Iran’s Oil Ministry fails to carry out special plan to increase oil output
Tehran, Iran, May 10
By Milad Fashtami - Trend:
Iranian Oil Minister Bijan Namdar Zanganeh said that his special seven-month plan to increase the country's oil production capacity to 4.2 million barrels per day, has failed.
"Iran used to produce 4.2 million barrels per day in 2005. We planned to increase the country's production capacity to that figure, but the plan failed," Zanganeh said, Iran's Tasnim News Agency reported on May 10.
The oil minister, however, noted that the country's oil production and oil production capacity have increased compared to nine months ago.
He went on to note that the Oil Ministry continues its efforts to increase Iran's oil output capacity.
Reuters reported on April 29 that Iran's oil exports fell in April for a second month, according to sources who track tanker movements, moving closer to levels allowed by November's interim deal on curbing Tehran's nuclear program.
The decline may reflect seasonally lower crude oil demand and U.S. pressure on some customers take less. Signs of higher Iranian sales since late 2013 have led to concern in Washington that a softening of sanctions has given Tehran's economy a boost.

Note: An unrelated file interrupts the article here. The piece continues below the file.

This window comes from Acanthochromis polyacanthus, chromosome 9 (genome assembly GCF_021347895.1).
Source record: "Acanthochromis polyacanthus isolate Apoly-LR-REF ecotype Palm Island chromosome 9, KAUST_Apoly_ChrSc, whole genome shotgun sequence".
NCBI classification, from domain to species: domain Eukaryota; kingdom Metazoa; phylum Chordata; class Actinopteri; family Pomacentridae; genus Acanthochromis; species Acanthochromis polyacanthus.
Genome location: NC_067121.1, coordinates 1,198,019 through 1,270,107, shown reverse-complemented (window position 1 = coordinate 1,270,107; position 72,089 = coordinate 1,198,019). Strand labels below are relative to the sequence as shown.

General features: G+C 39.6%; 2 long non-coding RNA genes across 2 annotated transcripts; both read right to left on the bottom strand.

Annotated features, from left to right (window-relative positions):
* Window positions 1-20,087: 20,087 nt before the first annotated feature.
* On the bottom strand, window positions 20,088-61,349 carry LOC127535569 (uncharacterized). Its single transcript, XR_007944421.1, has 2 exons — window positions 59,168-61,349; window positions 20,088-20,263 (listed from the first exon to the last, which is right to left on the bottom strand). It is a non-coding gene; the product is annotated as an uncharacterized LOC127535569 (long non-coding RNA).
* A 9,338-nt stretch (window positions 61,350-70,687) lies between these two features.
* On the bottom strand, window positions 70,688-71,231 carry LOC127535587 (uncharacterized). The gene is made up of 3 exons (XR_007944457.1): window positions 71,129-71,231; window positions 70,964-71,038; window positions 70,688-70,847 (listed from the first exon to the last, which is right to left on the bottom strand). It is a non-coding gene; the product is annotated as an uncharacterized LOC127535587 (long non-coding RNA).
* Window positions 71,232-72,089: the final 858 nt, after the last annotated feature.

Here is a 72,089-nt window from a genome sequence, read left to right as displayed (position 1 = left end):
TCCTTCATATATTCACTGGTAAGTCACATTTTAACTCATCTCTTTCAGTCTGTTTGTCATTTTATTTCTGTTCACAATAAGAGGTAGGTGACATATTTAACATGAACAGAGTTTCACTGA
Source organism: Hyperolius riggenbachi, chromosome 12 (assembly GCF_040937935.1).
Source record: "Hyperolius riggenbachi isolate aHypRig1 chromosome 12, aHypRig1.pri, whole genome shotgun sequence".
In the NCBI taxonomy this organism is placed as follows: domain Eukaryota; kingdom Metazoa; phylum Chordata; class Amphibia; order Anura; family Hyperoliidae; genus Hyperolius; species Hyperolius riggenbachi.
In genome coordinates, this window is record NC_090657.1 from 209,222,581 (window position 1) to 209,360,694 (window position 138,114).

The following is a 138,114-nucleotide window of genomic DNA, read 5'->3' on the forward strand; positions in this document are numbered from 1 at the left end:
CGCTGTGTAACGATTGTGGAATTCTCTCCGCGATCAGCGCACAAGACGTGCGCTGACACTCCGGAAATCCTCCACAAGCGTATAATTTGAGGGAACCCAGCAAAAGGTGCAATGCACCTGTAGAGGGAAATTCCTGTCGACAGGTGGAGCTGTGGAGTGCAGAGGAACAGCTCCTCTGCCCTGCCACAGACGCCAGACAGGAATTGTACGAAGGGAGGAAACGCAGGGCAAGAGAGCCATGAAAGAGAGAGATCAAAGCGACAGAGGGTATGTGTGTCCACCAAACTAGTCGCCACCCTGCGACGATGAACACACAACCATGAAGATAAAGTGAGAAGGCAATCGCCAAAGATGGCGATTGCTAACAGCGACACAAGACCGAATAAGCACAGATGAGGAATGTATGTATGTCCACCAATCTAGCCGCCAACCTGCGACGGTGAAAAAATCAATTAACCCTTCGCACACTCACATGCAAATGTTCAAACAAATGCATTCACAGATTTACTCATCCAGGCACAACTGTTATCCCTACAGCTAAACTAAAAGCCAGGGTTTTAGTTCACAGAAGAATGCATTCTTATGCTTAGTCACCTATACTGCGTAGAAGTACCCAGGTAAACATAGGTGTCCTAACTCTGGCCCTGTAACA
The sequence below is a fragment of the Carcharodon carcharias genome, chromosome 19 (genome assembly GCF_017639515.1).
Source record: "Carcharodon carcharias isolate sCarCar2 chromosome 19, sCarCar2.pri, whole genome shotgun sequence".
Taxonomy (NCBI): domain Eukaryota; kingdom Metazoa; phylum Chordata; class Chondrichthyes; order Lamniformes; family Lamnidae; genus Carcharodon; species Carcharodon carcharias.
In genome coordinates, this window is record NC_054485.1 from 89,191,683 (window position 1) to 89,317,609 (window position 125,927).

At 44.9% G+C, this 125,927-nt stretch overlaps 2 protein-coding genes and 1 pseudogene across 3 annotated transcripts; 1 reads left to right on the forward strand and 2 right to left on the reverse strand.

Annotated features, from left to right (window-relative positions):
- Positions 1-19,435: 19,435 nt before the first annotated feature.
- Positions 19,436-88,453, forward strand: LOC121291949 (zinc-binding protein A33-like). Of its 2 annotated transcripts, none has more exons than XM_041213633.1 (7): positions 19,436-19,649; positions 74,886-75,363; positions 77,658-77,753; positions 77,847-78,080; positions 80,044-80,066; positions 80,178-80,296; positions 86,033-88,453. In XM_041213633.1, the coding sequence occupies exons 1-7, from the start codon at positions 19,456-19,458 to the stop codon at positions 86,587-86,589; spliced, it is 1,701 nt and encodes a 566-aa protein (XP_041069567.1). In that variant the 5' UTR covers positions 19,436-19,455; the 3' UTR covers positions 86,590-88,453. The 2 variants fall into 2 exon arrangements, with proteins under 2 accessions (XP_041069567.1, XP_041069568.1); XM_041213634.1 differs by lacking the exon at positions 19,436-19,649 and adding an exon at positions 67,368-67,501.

"It looks like India has imported less in April - that could be due to a combination of more pressure from the United States and also lower crude demand at this time of year by Indian buyers," a tanker-tracking source said.
Iran's crude exports have averaged 1.1 million barrels per day (bpd) in April, said one of the sources, down from almost 1.3 million bpd in March. That would bring exports back down to the average 2013 level of Iranian imports.
Under an interim deal signed in November between Iran and six world powers - known as the Joint Plan of Action (JPOA) - that came into effect on Jan. 20, Iran's exports are supposed to be held to an average 1 million bpd through July 20.
The Obama administration believes that Iran's oil sales will fall in coming months and average 1 million bpd over the entire six-month period.